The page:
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We have a PS 37 and had a Strong track installed last summer. It works fabulously. However, when I singlehand, hauling up the main from the cockpit, under the dodger, is still challenging for me (I'm female - not an excuse, just a fact!). I can get the main up very easily jumping the halyard at the mast, but then I have the problem of getting back to the cockpit to pull it through before the main falls down. I'm thinking of installing a clam cleat at the mast into which I could temporarily jam the halyard till I can get back to the cockpit to haul in the halyard. Hauling it in would then pull the halyard out of the clam cleat once all the slack has been taken out.
I'll let you know how it works when I get it installed!
Cheers
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Old 04-10-2011
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Barkmecrazy, I am also female (not an excuse, just a fact! ) and last season I pretty much did not single-hand with a key reason that I could not get the main up myself (it was also my first season with my PSC 37). Let me know how your clam cleat idea works out.

I have a feeling there will be much experimenting on my part in order to really figure out single-handing. But definitely looking forward to the adventure. I feel super lucky that so many PSC sailors have shared their methods and suggestions. I can't wait to get started. My boat launches for the season this next week. YEAH!!!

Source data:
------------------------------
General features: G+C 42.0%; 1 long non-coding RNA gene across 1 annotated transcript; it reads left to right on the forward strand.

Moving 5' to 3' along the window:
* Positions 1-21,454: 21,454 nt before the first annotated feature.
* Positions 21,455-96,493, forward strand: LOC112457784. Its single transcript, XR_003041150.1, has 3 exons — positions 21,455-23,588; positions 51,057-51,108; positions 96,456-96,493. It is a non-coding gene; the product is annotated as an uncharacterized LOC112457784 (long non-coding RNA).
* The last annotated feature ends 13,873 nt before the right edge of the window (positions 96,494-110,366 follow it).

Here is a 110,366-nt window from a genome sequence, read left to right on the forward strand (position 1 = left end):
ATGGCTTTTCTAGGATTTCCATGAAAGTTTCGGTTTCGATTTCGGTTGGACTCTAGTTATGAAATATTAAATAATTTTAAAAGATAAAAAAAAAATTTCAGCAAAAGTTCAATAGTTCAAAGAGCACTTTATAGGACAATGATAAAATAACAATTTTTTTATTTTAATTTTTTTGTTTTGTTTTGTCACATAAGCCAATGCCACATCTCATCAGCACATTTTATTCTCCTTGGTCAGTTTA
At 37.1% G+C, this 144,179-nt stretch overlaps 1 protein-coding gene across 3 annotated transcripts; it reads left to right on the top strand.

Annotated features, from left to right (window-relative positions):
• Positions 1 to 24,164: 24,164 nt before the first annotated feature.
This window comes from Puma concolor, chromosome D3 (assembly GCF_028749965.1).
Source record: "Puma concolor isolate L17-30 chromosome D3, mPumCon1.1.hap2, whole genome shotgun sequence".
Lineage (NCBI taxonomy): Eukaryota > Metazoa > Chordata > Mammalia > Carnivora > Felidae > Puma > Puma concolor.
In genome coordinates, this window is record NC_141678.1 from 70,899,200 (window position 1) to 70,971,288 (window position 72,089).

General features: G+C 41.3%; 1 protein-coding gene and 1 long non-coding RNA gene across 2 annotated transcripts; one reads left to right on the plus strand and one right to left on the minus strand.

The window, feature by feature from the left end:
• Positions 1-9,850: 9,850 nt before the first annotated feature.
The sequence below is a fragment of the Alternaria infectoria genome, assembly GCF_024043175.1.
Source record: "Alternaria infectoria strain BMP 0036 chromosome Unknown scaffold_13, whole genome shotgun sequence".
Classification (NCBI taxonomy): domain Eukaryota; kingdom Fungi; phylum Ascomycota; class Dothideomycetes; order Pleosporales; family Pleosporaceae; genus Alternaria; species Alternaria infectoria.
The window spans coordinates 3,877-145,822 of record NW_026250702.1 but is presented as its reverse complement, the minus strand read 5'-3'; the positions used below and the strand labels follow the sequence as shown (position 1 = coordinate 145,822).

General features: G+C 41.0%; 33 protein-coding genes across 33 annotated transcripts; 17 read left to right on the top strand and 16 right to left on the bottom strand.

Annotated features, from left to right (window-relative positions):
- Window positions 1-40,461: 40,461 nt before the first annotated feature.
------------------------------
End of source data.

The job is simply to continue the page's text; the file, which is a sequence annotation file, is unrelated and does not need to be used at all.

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  #27  
Old 04-10-2011
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Quote:
Originally Posted by Seacurves View Post
Barkmecrazy, I am also female (not an excuse, just a fact! ) and last season I pretty much did not single-hand with a key reason that I could not get the main up myself (it was also my first season with my PSC 37). Let me know how your clam cleat idea works out.

I have a feeling there will be much experimenting on my part in order to really figure out single-handing. But definitely looking forward to the adventure. I feel super lucky that so many PSC sailors have shared their methods and suggestions. I can't wait to get started. My boat launches for the season this next week. YEAH!!!
Will do... as soon as I get to that part of the to-do list! I assume you have Otto to help steer (autohelm). He's invaluable when I'm single-handing.
Cheers
(I learned to sail in Chicago! Well, actually, in Lake Michigan)
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Old 04-11-2011
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Yes, Otto is an important member of the crew!
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Old 04-27-2011
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Okay, all great advice on the main; and if you really need to cheat in bad weather; you can buy a battery powered drill, with a 90 degree chuck; and a "winch bit" from the sailing magazines. Hoist by hand from the cockpit; slip on the drill to the winch, and pull the trigger.
Stop when you are close to the full hoist position; and EASE it the last foot.
These things are powerful. Can be run under the dodger in a blow....
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Old 04-27-2011
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As for the double line reefing, you can use this same "drill power" approach to the reefing winches under the dodger at the cockpit, go easy.